Only Pedro Martinez knows the public stance he will voice on his contract situation when he holds his first press conference of spring training as early as today, though more likely tomorrow. But he has yet to make a fuss about it to the people who matter, the Red Sox brass. Martinez, who has told reporters he wants the Sox to negotiate a new contract or pick up his option for 2004 before Opening Day or he will walk after that season, called general manager Theo Epstein Wednesday night for an informal chat ...

Let the record show Jeremy Giambi was the first of the newcomers to proclaim the Sox equal to the task of overtaking the Yankees in the American League East. ''I think we're actually a team that can play more consistent because the Yankees are going to have some injuries. I think they know that, too, I think that's why they're holding on to so many pitchers."

 

February 13, 2003

Martinez expected
Bob Hohler, Boston Globe

Breaking his personal tradition, Pedro Martinez is expected to report to Fort Myers on schedule tomorrow, which would be a first since he joined the Sox. Whether he stops by the training facility remains to be seen. He is due only to arrive in town. His first scheduled appointment is a physical Saturday morning, when pitchers and catchers are scheduled to hold their first formal workout. 

Pedro plans to arrive on time
Jeff Horrigan, Boston Herald

Damn the family birthdays, workouts and visa problems, because it's full-speed ahead for Pedro Martinez' uncharacteristic, on-schedule arrival with Red Sox pitchers and catchers Friday. That's the word the team received Monday night, when physical therapist Chris Correnti received a telephone call from Martinez in the Dominican Republic. The three-time Cy Young Award winner may be peeved that the team hasn't picked up his 2004 option yet, but he apparently isn't going to let it get in the way of punctuality. "Chris talked with him and he said he was going to be here Friday,'' manager Grady Little said.

Owner Henry itchin' to play
Tony Massarotti, Boston Herald

He is more like Tom Yawkey than John Harrington, more like a fan than a man with millions. Yes, John Henry arrived at spring training last year in a luxury bus. And then, dressed in khaki pants and a white shirt, he jogged on the practice fields like a man with a new lease on life. ... But both Pedro Martinez and Nomar Garciaparra could be free agents within the next two years, and most now believe that the team cannot keep both. "It is possible to keep both,'' Henry said. "When you consider that the players want to be here and we desperately want them here, it is more probable than possible. But until there are agreements, this is just a possibility.''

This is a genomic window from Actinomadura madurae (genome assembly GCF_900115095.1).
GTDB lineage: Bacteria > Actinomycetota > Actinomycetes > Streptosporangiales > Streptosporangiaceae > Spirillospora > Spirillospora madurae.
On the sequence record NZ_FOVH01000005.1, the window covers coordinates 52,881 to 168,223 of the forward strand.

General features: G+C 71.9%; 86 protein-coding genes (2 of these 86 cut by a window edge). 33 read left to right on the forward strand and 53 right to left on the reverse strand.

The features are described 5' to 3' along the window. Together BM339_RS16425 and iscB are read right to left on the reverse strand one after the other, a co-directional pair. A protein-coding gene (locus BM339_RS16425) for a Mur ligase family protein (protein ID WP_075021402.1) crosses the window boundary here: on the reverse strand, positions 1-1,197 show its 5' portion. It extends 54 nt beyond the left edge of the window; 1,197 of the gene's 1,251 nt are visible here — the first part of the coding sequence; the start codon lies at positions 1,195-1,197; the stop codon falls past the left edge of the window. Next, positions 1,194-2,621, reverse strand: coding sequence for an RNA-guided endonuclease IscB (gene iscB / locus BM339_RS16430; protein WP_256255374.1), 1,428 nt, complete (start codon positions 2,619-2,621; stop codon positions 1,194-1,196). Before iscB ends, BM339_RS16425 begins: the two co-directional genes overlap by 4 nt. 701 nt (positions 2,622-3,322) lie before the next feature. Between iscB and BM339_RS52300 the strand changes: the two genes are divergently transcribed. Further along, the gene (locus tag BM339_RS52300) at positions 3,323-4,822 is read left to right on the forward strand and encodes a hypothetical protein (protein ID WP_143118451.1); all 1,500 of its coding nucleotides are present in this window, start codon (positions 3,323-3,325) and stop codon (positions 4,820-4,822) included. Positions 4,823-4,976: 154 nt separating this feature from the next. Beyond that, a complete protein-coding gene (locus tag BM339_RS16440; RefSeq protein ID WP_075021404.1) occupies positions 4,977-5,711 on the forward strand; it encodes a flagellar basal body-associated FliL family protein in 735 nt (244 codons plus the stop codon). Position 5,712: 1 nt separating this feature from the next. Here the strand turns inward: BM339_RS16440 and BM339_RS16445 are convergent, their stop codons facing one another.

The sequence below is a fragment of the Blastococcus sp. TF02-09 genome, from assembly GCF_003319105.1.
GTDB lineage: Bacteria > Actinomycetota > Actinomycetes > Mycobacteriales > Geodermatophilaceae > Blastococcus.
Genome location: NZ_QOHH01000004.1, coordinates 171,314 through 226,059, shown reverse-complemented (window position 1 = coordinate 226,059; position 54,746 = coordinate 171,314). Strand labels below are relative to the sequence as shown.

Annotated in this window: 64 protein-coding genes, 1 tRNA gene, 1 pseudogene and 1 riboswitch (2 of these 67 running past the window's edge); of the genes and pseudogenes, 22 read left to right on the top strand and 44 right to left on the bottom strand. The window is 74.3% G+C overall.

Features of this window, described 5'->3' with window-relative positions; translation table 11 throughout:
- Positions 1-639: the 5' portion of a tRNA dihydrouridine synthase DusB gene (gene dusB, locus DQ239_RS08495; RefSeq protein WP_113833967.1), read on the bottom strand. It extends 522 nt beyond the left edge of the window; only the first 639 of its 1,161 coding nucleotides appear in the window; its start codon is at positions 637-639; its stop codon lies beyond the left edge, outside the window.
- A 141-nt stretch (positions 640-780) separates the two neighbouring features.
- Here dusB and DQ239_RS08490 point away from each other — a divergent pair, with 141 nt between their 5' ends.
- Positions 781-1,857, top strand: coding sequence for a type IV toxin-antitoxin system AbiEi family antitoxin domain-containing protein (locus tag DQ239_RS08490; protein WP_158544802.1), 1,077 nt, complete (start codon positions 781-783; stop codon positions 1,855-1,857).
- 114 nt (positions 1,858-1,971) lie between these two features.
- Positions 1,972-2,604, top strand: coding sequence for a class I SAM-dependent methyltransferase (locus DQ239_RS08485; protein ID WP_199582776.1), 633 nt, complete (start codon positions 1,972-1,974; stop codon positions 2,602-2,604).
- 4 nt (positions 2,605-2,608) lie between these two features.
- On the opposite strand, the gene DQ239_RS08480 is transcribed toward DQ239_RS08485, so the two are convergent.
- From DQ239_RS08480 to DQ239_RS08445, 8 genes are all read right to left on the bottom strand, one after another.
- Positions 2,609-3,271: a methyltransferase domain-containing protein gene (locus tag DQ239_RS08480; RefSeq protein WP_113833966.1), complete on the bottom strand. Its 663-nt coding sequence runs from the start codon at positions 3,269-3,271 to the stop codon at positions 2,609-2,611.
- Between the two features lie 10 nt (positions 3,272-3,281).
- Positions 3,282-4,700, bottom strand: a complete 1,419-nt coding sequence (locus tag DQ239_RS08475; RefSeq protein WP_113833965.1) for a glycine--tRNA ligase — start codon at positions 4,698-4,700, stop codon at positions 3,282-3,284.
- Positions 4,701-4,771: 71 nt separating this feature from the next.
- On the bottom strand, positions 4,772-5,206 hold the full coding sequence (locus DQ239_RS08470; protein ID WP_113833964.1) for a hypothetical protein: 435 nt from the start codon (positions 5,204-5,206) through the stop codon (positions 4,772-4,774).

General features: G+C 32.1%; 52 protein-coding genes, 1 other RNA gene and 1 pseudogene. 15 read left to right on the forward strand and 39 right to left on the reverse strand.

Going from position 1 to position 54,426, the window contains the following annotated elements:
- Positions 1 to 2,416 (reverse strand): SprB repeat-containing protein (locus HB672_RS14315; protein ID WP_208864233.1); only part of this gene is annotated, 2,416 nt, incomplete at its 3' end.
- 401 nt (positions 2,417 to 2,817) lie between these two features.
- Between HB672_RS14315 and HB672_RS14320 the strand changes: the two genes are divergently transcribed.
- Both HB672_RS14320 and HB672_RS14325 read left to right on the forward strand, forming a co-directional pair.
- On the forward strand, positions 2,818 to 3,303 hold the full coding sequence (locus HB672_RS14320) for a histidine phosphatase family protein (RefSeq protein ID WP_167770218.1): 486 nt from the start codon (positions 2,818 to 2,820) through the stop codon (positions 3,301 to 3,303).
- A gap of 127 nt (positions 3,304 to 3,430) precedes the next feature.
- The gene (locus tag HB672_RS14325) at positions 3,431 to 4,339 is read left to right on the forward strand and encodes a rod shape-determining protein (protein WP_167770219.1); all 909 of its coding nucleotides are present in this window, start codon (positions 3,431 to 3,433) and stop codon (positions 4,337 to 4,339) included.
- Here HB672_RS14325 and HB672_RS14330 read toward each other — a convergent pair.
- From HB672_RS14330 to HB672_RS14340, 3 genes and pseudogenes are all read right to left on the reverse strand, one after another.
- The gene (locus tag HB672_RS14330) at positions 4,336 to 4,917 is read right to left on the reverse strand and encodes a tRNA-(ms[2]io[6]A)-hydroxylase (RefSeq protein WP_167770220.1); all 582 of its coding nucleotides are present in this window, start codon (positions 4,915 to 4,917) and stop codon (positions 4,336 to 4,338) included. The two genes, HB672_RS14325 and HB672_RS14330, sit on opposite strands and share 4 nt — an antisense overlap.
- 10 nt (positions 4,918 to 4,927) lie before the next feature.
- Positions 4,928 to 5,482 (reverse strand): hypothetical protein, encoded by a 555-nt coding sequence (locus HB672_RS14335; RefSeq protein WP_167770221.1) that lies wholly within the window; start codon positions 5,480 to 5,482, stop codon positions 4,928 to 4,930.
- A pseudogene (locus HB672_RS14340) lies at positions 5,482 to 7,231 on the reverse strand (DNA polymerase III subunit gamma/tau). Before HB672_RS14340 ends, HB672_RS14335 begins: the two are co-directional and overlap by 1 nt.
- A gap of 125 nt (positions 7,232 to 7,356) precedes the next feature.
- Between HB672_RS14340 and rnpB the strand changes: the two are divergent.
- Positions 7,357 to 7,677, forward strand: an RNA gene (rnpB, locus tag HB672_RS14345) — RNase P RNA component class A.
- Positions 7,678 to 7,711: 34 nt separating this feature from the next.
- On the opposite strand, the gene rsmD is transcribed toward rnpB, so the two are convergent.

It's a winter wonder land: Red Sox' offseason moves still leave many questions unanswered
Tony Massarotti, Boston Herald

... As is the case each spring, the Sox will arrive in Florida with their usual allotment of questions and issues. ... Will Pedro Martinez express displeasure over his contract status? Probably, but don't worry. Though Martinez is currently in the final year (scary, but true) of the six-year, $75 million contract he signed prior to the 1998 season, the Red Sox hold a $17.5 million option on him for 2004. Martinez has suggested that he will not re-sign with the Sox if the club does not exercise that option before the season, but, quite simply, the Sox would be foolish to do so given his recent history of shoulder difficulty. Martinez won't want to hear this, but the simple fact is that he has to pitch for his money. And if there is any question as to whether Martinez' performance will suffer as a result, let us all recognize that he has never failed to meet a challenge during the course of his career. As long as the chip remains on his shoulder, both he and the Red Sox will be fine.